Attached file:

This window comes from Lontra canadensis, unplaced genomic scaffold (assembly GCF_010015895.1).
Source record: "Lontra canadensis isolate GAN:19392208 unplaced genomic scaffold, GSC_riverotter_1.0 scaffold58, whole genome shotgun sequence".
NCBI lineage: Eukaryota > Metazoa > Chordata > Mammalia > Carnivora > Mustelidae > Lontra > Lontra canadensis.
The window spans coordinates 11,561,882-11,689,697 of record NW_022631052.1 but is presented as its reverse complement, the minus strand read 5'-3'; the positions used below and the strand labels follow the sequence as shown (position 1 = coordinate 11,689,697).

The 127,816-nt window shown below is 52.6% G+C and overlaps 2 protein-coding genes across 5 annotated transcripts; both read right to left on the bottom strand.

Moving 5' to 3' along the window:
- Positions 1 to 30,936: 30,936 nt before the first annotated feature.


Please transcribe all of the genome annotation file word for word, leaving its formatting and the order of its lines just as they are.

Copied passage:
This window comes from Lontra canadensis, unplaced genomic scaffold (assembly GCF_010015895.1).
Source record: "Lontra canadensis isolate GAN:19392208 unplaced genomic scaffold, GSC_riverotter_1.0 scaffold58, whole genome shotgun sequence".
NCBI lineage: Eukaryota > Metazoa > Chordata > Mammalia > Carnivora > Mustelidae > Lontra > Lontra canadensis.
The window spans coordinates 11,561,882-11,689,697 of record NW_022631052.1 but is presented as its reverse complement, the minus strand read 5'-3'; the positions used below and the strand labels follow the sequence as shown (position 1 = coordinate 11,689,697).

The 127,816-nt window shown below is 52.6% G+C and overlaps 2 protein-coding genes across 5 annotated transcripts; both read right to left on the bottom strand.

Moving 5' to 3' along the window:
- Positions 1 to 30,936: 30,936 nt before the first annotated feature.